Mods:  I decided to to a square top to the hat, I forget why.  I ran out of the blue, so the very top is green.  I didn’t like having a random green square up there, so I made little tendrils like I did on the knucks.  It’s a design element!  😉

I enjoyed the pattern, and it inspired me to make some more stranded hats to practice the technique.  Currently on the needles: Inga.

Fishy!

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Pattern: Fish Hat (Dead or Alive?)
Yarn: Noro Kureyon #150, Cascade 220 in Navy for fins and lips (buttons for eyes)
For: Elizabeth

My best friend from college, Elizabeth, is already in posession of a squid hat made by another knitting friend of hers.  So when I saw the Fish Hat pattern I immediately thought of her and knew I just had to make her one.  (I went to visit her and present the hat this weekend, but sadly forgot my camera, which is why you see it modeled by little old me).

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I haven’t seen any other fish hats in Noro Kureyon, which frankly shocks me, since I found the yarn to be so perfect for it.

When Elizabeth put the hat on, she remarked that the fins made it look like a Roman helmet. I didn’t really see it, but when I saw the (fairly ugly) photo below I thought it looked familiar.

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You be the judge.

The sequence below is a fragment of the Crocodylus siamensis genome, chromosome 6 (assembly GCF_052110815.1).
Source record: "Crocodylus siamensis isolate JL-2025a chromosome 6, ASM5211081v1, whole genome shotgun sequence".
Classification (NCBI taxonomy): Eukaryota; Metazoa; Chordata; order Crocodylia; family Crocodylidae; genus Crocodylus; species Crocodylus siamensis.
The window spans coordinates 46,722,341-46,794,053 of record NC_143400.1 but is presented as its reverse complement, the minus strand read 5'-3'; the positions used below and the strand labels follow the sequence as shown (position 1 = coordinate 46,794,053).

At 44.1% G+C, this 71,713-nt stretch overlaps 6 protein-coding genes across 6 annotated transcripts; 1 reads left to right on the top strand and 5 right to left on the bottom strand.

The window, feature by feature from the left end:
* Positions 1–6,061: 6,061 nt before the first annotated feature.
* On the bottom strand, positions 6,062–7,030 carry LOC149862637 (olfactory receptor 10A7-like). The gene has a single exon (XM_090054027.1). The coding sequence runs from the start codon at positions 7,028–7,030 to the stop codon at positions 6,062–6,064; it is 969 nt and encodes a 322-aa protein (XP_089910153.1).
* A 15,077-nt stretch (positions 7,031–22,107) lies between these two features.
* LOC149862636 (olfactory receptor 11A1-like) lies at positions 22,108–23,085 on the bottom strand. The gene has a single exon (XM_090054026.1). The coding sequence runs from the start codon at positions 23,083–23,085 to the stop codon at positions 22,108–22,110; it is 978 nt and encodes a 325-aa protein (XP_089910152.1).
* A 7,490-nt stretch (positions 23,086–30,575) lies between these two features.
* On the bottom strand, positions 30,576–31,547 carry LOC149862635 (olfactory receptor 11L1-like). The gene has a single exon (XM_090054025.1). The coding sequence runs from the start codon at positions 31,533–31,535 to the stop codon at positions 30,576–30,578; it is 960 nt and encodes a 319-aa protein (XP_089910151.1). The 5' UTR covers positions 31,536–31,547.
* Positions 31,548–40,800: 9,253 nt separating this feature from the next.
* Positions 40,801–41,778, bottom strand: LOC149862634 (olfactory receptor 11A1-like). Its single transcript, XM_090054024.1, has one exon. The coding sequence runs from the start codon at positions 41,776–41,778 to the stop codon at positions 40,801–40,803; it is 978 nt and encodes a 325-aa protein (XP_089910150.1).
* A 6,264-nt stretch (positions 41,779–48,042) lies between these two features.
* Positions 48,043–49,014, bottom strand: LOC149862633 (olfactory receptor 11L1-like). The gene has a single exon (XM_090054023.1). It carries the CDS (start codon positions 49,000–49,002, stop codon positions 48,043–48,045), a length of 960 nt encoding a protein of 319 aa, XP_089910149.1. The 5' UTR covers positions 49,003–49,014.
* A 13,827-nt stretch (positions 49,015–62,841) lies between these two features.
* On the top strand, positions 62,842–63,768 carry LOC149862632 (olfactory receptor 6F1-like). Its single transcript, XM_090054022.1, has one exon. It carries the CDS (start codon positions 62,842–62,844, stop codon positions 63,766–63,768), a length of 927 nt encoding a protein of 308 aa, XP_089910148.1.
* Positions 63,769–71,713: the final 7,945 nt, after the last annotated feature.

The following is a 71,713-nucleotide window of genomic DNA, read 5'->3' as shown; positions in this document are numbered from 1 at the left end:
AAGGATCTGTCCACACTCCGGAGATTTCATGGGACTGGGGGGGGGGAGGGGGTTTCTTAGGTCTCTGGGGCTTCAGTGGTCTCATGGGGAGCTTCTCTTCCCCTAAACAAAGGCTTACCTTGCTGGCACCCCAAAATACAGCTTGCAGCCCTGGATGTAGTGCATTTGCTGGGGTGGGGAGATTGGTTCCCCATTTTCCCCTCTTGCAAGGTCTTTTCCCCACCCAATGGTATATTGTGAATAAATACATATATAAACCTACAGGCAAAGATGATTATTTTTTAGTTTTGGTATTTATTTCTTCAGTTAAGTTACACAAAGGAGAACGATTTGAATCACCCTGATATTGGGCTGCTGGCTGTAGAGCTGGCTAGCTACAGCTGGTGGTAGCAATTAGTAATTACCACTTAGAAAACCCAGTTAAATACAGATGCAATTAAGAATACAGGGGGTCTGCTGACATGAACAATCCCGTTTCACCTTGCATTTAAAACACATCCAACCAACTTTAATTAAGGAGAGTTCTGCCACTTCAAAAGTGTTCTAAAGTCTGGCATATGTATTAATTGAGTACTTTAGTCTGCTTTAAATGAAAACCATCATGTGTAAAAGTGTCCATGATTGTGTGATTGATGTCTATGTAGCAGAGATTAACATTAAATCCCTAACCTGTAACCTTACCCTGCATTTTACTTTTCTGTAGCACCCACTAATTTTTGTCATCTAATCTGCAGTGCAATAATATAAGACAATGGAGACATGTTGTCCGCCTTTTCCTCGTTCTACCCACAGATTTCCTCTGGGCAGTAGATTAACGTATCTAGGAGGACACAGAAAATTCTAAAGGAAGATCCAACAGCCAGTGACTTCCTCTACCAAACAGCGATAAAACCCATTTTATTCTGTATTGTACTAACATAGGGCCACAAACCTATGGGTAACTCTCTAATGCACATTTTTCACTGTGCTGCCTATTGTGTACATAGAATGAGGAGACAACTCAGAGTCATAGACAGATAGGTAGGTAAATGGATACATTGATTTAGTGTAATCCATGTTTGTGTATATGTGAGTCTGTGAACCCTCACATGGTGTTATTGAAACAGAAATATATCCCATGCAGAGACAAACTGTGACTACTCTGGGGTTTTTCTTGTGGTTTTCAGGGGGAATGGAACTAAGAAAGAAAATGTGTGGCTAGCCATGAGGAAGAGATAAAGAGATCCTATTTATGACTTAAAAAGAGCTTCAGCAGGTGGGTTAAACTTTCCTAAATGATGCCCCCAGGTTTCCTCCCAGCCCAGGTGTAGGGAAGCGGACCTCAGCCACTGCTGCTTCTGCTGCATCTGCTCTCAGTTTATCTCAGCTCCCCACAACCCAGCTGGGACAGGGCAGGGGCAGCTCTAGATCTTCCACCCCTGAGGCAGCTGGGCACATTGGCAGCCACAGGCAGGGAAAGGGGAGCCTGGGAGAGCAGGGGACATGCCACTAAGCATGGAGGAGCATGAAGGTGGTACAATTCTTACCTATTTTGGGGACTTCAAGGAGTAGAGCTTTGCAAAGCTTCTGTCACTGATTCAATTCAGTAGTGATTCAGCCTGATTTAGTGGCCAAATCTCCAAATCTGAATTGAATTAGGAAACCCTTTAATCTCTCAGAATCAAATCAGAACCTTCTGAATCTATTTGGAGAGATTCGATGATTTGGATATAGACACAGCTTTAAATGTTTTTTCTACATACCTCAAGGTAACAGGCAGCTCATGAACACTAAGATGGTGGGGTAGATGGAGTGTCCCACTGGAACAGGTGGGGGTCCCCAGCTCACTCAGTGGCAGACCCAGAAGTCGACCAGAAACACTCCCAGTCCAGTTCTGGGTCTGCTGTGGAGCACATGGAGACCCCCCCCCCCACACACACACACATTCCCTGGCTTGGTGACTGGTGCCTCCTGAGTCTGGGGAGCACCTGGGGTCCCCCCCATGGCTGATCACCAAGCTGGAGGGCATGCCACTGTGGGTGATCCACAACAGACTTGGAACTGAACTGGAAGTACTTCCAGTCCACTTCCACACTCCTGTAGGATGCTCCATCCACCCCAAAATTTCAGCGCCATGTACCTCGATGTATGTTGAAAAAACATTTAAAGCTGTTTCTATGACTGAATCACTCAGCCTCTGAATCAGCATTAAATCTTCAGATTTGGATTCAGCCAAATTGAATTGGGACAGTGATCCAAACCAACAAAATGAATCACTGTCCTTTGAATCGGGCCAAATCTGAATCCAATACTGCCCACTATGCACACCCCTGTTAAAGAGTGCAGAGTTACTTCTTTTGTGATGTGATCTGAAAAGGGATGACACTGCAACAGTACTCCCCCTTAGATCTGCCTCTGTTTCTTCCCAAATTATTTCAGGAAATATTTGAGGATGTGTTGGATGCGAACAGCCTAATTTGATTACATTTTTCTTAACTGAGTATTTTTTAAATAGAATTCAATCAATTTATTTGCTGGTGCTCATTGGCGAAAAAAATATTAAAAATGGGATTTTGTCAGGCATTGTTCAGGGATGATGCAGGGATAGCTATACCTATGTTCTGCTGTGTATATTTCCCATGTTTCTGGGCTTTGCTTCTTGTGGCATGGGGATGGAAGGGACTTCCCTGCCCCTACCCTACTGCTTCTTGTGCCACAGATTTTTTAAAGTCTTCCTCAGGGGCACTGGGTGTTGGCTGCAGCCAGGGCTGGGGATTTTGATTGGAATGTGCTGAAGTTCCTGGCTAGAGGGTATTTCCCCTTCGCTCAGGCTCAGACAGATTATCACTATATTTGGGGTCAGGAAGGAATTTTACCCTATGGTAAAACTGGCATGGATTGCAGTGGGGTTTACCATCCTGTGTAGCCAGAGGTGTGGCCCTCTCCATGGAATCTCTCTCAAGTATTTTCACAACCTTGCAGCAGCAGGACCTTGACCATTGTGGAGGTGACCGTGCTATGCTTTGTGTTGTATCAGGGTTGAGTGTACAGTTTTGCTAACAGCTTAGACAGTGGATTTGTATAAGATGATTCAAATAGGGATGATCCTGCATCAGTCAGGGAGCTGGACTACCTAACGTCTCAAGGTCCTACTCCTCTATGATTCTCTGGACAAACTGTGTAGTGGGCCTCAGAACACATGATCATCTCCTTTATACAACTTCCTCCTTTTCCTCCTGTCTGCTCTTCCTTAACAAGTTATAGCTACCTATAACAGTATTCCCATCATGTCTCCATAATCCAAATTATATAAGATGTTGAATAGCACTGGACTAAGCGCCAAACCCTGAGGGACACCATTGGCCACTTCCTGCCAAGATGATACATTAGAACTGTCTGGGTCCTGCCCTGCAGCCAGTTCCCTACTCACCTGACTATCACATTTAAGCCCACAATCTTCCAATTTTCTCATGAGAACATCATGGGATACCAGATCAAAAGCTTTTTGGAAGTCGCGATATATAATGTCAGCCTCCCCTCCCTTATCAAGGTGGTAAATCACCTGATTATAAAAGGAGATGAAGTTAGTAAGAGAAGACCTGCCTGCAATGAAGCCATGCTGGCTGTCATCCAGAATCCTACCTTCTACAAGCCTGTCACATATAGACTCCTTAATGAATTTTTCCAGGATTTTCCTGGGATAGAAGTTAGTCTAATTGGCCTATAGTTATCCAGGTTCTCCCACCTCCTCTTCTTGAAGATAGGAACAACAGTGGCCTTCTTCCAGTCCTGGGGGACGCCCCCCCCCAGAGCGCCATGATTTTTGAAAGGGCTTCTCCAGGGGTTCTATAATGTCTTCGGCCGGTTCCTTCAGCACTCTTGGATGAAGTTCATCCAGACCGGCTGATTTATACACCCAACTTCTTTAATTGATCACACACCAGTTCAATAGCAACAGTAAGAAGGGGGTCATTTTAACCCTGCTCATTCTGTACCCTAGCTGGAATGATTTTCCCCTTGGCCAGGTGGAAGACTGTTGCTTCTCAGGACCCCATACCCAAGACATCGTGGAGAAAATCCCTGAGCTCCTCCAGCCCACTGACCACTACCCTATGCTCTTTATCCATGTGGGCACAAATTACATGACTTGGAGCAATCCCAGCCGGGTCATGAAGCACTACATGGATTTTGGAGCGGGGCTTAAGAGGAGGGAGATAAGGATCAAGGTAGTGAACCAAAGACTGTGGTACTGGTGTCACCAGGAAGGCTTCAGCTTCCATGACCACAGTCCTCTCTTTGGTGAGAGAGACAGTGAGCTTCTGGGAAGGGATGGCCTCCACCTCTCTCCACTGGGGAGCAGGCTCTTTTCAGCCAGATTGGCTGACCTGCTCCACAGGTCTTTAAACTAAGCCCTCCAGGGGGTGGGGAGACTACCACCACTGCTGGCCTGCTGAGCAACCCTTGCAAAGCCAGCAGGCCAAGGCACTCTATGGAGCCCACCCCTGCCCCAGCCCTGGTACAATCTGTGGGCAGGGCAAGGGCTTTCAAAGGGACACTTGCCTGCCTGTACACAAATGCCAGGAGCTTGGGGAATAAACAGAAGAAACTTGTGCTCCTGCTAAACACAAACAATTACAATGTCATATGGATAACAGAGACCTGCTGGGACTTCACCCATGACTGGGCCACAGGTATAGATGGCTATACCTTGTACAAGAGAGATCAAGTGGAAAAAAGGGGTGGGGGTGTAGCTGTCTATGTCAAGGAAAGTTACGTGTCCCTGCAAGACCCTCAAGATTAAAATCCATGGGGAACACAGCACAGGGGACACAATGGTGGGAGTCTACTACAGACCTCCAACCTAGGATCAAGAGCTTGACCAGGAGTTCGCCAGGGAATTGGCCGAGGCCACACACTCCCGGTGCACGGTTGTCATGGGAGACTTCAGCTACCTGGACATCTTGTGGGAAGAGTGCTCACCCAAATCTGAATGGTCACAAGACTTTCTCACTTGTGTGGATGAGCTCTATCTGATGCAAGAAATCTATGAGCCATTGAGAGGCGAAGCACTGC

Red Light Special – Take Two

I had long and bumpy road with my first attempt at Red Light Special.  Towards the end of that attempt I watched this video on stranded knitting with two hands, and it finally clicked.  I decided to make another Red Light Special using that technique, as practice towards my 2008 fair isle goals.

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I think it turned out a lot better.

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I used Knit Picks ambrosia for the liner, and it is delightfully soft. I knit the whole liner with the yarn in my left hand so I could get used to the feeling, and I’m glad I did. I’m still getting used to it, but I know it will only get easier with practice.

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My tension was a lot better this time, as this photo shows. I don’t like the color scheme as much as I did on the first one, because I think the blue and green are close enough that the pattern gets a bit lost. This is a useful lesson for further projects.

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In general, I’m pretty happy with it.

WEBS trip

One of my knitting buddies from college works at WEBS, and I had heard through the grapevine that there was a sample of Foliage over by the Malabrigo. Being the total dork that I am, I really wanted a picture.  I went up with my mom and my sister today, and we had a fun photo shoot with my friend the foam head.

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When we were checking out, Melissa introduced herself and said that she had knit the sample Foliage, so I got a picture with her.  This is the first time I’ve seen an example in real life that I didn’t knit myself, and it was equal parts trippy and awesome.

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Good times.  I’m sort of embarrassed to reveal how excited I was to see my hat at WEBS, but I was really, really excited.